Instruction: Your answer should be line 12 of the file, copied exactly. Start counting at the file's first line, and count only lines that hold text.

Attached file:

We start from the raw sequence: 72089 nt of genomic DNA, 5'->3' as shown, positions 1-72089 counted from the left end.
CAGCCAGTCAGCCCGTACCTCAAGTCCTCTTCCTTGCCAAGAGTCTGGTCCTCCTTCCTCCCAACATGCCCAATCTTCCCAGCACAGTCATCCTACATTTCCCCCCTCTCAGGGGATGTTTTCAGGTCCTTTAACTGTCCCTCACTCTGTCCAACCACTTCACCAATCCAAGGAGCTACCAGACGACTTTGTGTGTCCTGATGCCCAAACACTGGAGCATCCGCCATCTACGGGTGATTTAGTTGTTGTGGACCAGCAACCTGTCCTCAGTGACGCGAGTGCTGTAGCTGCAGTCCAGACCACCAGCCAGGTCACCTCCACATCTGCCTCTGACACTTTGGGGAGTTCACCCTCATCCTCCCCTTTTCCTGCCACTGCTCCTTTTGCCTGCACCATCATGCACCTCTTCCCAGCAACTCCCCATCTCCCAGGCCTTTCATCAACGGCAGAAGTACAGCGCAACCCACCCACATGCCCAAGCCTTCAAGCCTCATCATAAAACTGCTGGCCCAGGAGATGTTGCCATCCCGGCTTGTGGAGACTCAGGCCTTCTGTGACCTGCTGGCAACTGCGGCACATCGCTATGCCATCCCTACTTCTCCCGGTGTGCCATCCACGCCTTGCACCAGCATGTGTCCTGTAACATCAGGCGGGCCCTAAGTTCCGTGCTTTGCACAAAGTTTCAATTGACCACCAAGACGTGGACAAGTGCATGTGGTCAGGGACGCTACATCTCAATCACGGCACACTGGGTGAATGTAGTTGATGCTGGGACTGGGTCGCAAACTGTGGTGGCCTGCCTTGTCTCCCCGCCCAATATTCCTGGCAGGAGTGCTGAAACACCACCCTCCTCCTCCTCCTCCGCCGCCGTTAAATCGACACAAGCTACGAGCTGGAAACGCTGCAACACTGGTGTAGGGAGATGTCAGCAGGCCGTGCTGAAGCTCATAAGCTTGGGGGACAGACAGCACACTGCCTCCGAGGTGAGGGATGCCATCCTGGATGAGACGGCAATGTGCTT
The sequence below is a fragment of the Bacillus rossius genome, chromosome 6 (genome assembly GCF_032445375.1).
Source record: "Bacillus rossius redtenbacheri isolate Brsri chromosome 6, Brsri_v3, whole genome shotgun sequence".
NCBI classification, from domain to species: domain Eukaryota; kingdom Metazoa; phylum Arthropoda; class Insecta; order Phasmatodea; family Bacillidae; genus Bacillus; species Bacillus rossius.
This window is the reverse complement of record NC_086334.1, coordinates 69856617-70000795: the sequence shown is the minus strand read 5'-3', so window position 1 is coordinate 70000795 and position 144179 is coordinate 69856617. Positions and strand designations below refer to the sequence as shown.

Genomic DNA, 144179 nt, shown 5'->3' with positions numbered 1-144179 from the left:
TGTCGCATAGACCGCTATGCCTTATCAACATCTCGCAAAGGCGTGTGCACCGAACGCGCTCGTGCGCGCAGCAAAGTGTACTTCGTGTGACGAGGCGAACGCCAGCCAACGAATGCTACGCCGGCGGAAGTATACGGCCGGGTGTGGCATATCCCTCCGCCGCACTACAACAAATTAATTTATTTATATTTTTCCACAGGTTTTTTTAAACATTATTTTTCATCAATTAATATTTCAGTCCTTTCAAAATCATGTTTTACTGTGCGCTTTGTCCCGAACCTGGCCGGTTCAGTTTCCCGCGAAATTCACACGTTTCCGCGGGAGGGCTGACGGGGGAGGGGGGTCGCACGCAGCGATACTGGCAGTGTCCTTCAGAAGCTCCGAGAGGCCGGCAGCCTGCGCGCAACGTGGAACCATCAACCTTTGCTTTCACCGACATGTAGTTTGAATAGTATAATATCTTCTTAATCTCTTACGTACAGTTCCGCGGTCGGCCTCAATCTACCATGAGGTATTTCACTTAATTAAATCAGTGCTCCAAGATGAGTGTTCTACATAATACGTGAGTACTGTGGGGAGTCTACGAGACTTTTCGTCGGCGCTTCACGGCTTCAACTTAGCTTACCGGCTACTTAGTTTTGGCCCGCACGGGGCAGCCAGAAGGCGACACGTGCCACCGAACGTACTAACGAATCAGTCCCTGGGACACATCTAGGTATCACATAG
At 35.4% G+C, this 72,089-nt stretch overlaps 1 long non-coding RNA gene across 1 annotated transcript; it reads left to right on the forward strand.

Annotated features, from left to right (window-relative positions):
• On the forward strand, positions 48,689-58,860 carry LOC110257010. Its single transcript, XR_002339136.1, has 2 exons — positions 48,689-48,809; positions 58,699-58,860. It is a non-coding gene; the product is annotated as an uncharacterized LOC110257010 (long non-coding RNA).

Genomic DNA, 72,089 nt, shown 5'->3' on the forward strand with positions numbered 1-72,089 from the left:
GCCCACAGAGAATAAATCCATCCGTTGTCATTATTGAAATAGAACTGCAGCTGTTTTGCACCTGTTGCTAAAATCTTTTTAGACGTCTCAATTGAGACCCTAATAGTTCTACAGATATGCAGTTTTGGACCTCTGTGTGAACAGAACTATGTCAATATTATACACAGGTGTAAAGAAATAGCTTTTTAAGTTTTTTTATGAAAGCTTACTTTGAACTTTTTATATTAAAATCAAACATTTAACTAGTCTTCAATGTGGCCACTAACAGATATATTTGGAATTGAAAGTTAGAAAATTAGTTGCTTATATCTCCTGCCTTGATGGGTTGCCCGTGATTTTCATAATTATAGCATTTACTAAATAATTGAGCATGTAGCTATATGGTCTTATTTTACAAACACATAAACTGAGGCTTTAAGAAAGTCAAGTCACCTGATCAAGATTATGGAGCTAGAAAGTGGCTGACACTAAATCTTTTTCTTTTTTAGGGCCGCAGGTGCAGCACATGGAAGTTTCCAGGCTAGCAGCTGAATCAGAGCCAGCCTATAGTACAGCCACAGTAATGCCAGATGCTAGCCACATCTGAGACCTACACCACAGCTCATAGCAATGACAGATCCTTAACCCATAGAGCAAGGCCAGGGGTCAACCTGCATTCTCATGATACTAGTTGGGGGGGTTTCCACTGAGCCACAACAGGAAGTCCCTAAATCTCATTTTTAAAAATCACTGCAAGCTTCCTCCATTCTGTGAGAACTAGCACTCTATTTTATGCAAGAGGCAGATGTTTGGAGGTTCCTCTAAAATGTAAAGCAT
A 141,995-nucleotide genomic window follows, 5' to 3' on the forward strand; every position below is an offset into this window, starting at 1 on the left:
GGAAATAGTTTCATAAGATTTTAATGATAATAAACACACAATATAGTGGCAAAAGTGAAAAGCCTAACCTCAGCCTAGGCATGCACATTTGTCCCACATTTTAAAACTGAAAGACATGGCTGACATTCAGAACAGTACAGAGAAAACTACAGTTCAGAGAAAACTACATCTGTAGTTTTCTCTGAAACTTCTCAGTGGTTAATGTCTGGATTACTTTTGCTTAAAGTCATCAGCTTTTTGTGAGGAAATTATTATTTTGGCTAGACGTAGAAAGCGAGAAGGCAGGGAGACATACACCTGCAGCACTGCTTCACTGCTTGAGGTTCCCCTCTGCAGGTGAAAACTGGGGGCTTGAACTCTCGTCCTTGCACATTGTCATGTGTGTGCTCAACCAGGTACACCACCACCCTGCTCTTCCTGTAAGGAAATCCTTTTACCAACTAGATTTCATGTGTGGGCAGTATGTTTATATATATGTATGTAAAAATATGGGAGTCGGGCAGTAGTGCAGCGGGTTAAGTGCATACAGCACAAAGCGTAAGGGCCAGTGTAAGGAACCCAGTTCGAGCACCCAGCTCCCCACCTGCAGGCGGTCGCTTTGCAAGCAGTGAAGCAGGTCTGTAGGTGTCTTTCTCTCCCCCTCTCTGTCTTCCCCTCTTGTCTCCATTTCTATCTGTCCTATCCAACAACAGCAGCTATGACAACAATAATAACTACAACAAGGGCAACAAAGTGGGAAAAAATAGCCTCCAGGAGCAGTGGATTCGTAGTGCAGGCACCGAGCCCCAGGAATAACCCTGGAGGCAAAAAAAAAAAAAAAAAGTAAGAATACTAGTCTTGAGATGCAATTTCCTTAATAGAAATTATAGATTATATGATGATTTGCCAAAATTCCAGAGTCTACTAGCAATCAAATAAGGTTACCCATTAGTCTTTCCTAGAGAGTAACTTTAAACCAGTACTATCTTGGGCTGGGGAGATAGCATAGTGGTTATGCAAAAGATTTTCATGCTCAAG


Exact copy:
Genomic DNA, 72,089 nt, shown 5'->3' on the forward strand with positions numbered 1-72,089 from the left: